A study of media stories from Aug. 22 to 28 found that hurricane coverage dominated 21 percent of all news. It was a close second to unrest in the Middle East, featuring the historic ouster of Muammar Gaddafi, which filled 26 percent of the news hole, according to the Pew Research Center’s Project for Excellence in Journalism.
If you add the earthquake coverage to the mix, acts of nature made up one-third of all news coverage during the time period. It was even higher if you break out television news, which makes sense given the visual components of a hurricane and quake.
Was the coverage of Hurricane Irene excessive, or was it justified given on the basis of news value?
In a thoughtful review of coverage and analysis of what constitutes “hype,” Julie Moos says no, coverage was fair.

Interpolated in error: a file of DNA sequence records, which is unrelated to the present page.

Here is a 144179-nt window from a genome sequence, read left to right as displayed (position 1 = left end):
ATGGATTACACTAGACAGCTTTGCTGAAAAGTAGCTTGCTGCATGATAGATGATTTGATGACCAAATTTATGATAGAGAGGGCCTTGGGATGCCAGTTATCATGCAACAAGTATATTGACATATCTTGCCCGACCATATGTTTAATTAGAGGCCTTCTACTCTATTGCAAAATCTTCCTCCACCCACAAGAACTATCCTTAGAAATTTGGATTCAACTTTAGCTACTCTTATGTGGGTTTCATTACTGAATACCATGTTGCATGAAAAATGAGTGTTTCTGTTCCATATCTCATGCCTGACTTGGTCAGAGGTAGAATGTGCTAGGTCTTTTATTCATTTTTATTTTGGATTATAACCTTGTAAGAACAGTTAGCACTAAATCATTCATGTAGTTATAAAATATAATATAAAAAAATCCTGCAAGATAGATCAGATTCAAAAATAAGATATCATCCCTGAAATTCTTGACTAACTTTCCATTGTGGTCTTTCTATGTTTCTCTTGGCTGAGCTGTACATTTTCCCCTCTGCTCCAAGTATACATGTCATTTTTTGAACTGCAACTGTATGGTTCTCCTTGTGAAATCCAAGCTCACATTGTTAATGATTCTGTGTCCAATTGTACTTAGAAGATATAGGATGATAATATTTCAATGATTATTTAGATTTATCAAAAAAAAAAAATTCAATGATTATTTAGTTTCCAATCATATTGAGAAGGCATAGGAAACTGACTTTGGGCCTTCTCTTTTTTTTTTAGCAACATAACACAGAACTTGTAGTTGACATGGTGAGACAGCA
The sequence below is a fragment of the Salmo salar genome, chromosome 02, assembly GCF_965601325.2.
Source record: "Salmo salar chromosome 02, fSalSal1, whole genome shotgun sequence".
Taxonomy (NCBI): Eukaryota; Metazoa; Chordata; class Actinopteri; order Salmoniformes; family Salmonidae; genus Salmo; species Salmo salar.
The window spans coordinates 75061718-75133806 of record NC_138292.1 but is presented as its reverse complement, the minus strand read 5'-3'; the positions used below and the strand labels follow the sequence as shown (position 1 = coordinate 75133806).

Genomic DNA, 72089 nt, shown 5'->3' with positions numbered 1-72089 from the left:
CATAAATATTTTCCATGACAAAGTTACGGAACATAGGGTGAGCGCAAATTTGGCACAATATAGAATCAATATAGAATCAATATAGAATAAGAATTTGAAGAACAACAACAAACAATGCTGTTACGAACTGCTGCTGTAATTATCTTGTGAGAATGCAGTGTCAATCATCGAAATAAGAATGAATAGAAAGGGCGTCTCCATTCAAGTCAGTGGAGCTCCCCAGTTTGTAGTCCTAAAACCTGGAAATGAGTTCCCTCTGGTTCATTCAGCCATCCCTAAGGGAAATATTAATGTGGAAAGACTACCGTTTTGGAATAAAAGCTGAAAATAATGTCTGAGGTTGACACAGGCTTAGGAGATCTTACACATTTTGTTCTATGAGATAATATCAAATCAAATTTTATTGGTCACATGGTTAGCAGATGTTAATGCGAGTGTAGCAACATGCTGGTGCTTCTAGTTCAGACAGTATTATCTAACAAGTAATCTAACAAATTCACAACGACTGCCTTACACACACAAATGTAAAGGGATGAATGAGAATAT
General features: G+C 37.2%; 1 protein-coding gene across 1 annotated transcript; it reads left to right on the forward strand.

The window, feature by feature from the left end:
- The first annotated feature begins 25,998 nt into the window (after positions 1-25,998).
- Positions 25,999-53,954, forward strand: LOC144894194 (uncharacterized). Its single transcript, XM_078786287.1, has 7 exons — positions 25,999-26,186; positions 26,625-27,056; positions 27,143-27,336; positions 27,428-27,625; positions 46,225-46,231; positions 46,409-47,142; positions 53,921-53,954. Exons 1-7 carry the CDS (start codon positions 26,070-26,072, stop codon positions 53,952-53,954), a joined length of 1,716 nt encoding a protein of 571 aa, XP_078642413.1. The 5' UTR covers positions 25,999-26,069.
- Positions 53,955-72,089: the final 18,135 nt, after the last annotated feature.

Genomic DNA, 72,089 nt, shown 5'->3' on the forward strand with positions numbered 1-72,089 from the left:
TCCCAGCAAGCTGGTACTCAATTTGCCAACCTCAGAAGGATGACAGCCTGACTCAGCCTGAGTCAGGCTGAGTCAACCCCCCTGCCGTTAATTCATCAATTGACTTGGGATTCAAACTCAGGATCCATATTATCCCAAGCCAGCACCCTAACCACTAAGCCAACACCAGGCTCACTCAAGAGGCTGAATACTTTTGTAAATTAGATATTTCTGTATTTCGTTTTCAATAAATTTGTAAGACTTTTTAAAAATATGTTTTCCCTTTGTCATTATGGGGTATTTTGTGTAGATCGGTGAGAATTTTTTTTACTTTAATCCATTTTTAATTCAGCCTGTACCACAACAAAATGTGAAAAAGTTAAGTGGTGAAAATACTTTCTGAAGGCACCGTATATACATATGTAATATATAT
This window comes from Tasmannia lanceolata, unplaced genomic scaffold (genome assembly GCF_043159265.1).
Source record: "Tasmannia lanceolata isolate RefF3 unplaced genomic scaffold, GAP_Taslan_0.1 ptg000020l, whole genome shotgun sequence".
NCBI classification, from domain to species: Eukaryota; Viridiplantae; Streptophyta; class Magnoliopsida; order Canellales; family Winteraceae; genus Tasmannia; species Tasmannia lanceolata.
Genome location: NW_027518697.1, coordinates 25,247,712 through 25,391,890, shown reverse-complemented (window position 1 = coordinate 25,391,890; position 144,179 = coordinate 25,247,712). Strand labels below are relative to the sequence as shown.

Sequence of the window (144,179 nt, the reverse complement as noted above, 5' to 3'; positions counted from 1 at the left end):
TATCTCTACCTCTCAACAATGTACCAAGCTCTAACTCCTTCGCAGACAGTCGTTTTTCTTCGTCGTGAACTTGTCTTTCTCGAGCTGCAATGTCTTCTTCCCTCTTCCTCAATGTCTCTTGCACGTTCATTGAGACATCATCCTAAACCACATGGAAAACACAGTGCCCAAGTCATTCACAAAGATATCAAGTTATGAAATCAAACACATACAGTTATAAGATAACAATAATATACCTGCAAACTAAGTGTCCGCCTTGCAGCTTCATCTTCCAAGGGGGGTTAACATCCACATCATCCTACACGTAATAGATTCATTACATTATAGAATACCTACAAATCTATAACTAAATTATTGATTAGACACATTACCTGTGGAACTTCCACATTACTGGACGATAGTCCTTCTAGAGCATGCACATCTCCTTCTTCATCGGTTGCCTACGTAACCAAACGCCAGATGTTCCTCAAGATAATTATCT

“Hype is the discrepancy between the real value of something and the perceived value of that same thing,” said Moos, director of Poynter’s publications.
Poynter offers some objective criteria for determining whether the news has bled over into the realm of hype:
• Amount of coverage: How much time and space is this news occupying?
• Dominance of coverage: Is this news taking over a platform (website, newscast, front page) and/or dominating several platforms?
• Prominence of coverage: How prominent is this news? Is it leading a newscast, on the front page?
• Type of coverage: Is the news trivial or vital? Are respected newsmakers acting as if it’s vital? Is the event unexpected, rare?
• Tone of coverage: How urgent is the message? How intense is the delivery? Are the graphics and images conveying crisis?
• Context of coverage: What else could or should be receiving our attention instead?
Given the impacts, and how the storm bumped along the East Coast, flooding communities in the process, coverage matched the news value. Put simply, weather stories are intensely local and affect everyone in a given area. They are hard to hype.